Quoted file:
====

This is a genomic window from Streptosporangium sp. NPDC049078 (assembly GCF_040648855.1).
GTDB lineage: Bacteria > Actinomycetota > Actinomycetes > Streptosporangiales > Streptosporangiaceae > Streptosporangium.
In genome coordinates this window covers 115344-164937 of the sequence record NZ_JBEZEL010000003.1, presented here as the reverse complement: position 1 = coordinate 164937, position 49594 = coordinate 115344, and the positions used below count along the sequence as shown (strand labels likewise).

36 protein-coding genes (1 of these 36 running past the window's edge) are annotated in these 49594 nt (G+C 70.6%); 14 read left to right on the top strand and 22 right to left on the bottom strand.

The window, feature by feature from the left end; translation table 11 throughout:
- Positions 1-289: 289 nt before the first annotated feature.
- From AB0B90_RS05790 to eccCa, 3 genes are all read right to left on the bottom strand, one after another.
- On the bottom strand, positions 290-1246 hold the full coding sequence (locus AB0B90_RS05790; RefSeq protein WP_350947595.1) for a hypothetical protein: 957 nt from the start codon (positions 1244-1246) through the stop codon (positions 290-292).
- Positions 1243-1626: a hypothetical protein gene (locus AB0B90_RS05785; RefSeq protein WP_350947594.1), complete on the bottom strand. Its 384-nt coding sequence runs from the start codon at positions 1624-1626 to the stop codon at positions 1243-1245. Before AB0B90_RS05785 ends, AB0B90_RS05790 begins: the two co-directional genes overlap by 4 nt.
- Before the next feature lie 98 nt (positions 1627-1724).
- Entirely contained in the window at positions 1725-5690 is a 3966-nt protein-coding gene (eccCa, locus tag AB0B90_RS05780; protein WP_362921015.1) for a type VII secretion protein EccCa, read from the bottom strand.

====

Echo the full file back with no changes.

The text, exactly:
This is a genomic window from Streptosporangium sp. NPDC049078 (assembly GCF_040648855.1).
GTDB lineage: Bacteria > Actinomycetota > Actinomycetes > Streptosporangiales > Streptosporangiaceae > Streptosporangium.
In genome coordinates this window covers 115344-164937 of the sequence record NZ_JBEZEL010000003.1, presented here as the reverse complement: position 1 = coordinate 164937, position 49594 = coordinate 115344, and the positions used below count along the sequence as shown (strand labels likewise).

36 protein-coding genes (1 of these 36 running past the window's edge) are annotated in these 49594 nt (G+C 70.6%); 14 read left to right on the top strand and 22 right to left on the bottom strand.

The window, feature by feature from the left end; translation table 11 throughout:
- Positions 1-289: 289 nt before the first annotated feature.
- From AB0B90_RS05790 to eccCa, 3 genes are all read right to left on the bottom strand, one after another.
- On the bottom strand, positions 290-1246 hold the full coding sequence (locus AB0B90_RS05790; RefSeq protein WP_350947595.1) for a hypothetical protein: 957 nt from the start codon (positions 1244-1246) through the stop codon (positions 290-292).
- Positions 1243-1626: a hypothetical protein gene (locus AB0B90_RS05785; RefSeq protein WP_350947594.1), complete on the bottom strand. Its 384-nt coding sequence runs from the start codon at positions 1624-1626 to the stop codon at positions 1243-1245. Before AB0B90_RS05785 ends, AB0B90_RS05790 begins: the two co-directional genes overlap by 4 nt.
- Before the next feature lie 98 nt (positions 1627-1724).
- Entirely contained in the window at positions 1725-5690 is a 3966-nt protein-coding gene (eccCa, locus tag AB0B90_RS05780; protein WP_362921015.1) for a type VII secretion protein EccCa, read from the bottom strand.